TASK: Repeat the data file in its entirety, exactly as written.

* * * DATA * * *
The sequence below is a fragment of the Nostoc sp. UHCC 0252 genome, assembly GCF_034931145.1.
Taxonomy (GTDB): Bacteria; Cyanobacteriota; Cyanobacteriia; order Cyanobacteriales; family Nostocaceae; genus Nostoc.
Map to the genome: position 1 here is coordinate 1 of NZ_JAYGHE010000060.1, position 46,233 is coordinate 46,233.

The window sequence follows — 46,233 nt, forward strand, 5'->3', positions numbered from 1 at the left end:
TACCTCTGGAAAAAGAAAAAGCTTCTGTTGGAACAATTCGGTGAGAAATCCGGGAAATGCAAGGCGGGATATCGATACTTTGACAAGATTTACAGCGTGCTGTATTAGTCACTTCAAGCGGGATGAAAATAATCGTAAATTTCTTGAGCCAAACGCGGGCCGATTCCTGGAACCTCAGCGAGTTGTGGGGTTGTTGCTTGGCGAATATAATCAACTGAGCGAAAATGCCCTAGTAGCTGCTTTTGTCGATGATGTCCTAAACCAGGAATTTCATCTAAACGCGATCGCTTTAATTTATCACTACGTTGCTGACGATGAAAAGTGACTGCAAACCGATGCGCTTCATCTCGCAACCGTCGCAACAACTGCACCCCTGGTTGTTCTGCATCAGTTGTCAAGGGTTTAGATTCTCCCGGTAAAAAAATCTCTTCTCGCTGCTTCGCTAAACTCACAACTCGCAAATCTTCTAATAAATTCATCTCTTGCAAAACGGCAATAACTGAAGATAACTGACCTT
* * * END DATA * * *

The sequence below is a fragment of the Nostoc sp. UHCC 0252 genome, assembly GCF_034931145.1.
Taxonomy (GTDB): Bacteria; Cyanobacteriota; Cyanobacteriia; order Cyanobacteriales; family Nostocaceae; genus Nostoc.
Map to the genome: position 1 here is coordinate 1 of NZ_JAYGHE010000060.1, position 46,233 is coordinate 46,233.

The window sequence follows — 46,233 nt, forward strand, 5'->3', positions numbered from 1 at the left end:
TACCTCTGGAAAAAGAAAAAGCTTCTGTTGGAACAATTCGGTGAGAAATCCGGGAAATGCAAGGCGGGATATCGATACTTTGACAAGATTTACAGCGTGCTGTATTAGTCACTTCAAGCGGGATGAAAATAATCGTAAATTTCTTGAGCCAAACGCGGGCCGATTCCTGGAACCTCAGCGAGTTGTGGGGTTGTTGCTTGGCGAATATAATCAACTGAGCGAAAATGCCCTAGTAGCTGCTTTTGTCGATGATGTCCTAAACCAGGAATTTCATCTAAACGCGATCGCTTTAATTTATCACTACGTTGCTGACGATGAAAAGTGACTGCAAACCGATGCGCTTCATCTCGCAACCGTCGCAACAACTGCACCCCTGGTTGTTCTGCATCAGTTGTCAAGGGTTTAGATTCTCCCGGTAAAAAAATCTCTTCTCGCTGCTTCGCTAAACTCACAACTCGCAAATCTTCTAATAAATTCATCTCTTGCAAAACGGCAATAACTGAAGATAACTGACCTT